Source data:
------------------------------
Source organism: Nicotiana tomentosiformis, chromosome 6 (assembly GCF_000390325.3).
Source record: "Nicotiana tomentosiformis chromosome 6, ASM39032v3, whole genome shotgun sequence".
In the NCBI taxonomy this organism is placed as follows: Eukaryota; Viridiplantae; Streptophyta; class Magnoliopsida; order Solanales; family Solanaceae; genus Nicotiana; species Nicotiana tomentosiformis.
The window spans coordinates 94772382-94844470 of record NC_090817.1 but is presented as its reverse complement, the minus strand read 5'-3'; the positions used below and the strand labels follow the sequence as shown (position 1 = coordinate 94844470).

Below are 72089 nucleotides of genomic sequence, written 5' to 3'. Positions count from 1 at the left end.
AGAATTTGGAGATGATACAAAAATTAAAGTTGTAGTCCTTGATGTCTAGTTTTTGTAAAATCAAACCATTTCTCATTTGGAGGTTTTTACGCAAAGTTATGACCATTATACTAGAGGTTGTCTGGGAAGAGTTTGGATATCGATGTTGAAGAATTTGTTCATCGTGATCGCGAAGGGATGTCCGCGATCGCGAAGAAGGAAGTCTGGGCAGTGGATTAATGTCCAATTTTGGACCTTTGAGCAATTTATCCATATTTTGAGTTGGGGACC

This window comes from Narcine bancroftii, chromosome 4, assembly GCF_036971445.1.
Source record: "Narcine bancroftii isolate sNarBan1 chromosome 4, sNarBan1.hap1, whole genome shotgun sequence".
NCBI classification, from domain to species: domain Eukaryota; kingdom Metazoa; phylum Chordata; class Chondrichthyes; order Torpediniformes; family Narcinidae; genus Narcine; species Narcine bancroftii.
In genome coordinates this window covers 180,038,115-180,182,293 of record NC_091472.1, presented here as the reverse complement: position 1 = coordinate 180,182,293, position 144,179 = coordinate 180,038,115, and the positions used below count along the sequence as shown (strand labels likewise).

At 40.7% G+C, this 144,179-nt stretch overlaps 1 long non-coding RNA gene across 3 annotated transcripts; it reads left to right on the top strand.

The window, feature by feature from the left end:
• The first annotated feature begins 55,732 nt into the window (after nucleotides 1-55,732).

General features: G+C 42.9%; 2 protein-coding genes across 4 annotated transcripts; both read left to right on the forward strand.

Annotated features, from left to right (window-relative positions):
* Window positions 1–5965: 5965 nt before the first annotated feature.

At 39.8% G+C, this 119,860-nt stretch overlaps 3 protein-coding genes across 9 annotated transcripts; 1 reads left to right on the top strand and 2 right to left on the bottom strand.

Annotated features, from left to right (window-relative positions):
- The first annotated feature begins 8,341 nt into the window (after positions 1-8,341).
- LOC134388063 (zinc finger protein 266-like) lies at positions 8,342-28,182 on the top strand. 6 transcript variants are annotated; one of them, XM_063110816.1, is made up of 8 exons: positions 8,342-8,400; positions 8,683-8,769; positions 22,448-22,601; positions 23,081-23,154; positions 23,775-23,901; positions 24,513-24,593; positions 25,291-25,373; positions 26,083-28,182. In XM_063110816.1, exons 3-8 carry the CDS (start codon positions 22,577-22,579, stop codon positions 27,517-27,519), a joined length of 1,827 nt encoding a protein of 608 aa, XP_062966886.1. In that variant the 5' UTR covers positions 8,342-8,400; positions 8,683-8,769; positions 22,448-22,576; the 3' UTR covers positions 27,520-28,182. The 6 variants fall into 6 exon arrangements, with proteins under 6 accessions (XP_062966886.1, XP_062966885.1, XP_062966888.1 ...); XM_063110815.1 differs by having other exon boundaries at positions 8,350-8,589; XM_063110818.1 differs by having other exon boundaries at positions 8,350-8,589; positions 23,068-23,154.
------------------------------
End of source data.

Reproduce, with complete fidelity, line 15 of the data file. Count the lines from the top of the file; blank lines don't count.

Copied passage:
Annotated features, from left to right (window-relative positions):